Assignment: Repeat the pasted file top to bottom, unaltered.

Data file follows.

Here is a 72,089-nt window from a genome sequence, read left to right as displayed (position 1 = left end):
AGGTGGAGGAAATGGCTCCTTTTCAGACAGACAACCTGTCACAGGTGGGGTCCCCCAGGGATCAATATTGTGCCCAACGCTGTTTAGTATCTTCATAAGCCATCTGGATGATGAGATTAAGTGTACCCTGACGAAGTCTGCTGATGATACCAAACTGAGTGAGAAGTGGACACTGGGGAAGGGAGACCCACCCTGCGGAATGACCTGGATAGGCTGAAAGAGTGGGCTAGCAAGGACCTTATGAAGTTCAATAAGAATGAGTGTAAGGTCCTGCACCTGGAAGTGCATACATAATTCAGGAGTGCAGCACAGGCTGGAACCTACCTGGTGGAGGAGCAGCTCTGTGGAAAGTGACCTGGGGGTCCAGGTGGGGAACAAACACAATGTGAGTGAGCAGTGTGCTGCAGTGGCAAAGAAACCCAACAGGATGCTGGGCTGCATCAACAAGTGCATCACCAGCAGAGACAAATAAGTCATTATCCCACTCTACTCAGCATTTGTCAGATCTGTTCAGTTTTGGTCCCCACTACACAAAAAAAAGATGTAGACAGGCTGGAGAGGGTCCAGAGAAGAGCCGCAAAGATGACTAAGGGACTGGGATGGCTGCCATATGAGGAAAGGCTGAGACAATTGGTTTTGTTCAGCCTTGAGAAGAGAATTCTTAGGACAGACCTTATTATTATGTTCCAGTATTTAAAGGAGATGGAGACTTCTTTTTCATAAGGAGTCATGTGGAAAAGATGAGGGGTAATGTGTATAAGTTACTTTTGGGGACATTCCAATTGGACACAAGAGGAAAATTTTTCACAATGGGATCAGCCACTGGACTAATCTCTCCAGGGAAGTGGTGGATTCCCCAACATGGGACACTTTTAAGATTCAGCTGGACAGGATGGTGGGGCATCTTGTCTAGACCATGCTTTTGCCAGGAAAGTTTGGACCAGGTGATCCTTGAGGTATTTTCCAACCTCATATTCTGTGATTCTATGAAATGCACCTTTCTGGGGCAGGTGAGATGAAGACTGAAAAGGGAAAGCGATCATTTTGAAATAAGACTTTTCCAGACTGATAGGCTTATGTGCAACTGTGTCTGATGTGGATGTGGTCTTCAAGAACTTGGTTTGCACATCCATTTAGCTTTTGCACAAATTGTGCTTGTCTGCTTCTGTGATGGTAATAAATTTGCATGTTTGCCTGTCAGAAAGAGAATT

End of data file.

Here is a 72,089-nt window from a genome sequence, read left to right as displayed (position 1 = left end):
AGGTGGAGGAAATGGCTCCTTTTCAGACAGACAACCTGTCACAGGTGGGGTCCCCCAGGGATCAATATTGTGCCCAACGCTGTTTAGTATCTTCATAAGCCATCTGGATGATGAGATTAAGTGTACCCTGACGAAGTCTGCTGATGATACCAAACTGAGTGAGAAGTGGACACTGGGGAAGGGAGACCCACCCTGCGGAATGACCTGGATAGGCTGAAAGAGTGGGCTAGCAAGGACCTTATGAAGTTCAATAAGAATGAGTGTAAGGTCCTGCACCTGGAAGTGCATACATAATTCAGGAGTGCAGCACAGGCTGGAACCTACCTGGTGGAGGAGCAGCTCTGTGGAAAGTGACCTGGGGGTCCAGGTGGGGAACAAACACAATGTGAGTGAGCAGTGTGCTGCAGTGGCAAAGAAACCCAACAGGATGCTGGGCTGCATCAACAAGTGCATCACCAGCAGAGACAAATAAGTCATTATCCCACTCTACTCAGCATTTGTCAGATCTGTTCAGTTTTGGTCCCCACTACACAAAAAAAAGATGTAGACAGGCTGGAGAGGGTCCAGAGAAGAGCCGCAAAGATGACTAAGGGACTGGGATGGCTGCCATATGAGGAAAGGCTGAGACAATTGGTTTTGTTCAGCCTTGAGAAGAGAATTCTTAGGACAGACCTTATTATTATGTTCCAGTATTTAAAGGAGATGGAGACTTCTTTTTCATAAGGAGTCATGTGGAAAAGATGAGGGGTAATGTGTATAAGTTACTTTTGGGGACATTCCAATTGGACACAAGAGGAAAATTTTTCACAATGGGATCAGCCACTGGACTAATCTCTCCAGGGAAGTGGTGGATTCCCCAACATGGGACACTTTTAAGATTCAGCTGGACAGGATGGTGGGGCATCTTGTCTAGACCATGCTTTTGCCAGGAAAGTTTGGACCAGGTGATCCTTGAGGTATTTTCCAACCTCATATTCTGTGATTCTATGAAATGCACCTTTCTGGGGCAGGTGAGATGAAGACTGAAAAGGGAAAGCGATCATTTTGAAATAAGACTTTTCCAGACTGATAGGCTTATGTGCAACTGTGTCTGATGTGGATGTGGTCTTCAAGAACTTGGTTTGCACATCCATTTAGCTTTTGCACAAATTGTGCTTGTCTGCTTCTGTGATGGTAATAAATTTGCATGTTTGCCTGTCAGAAAGAGAATT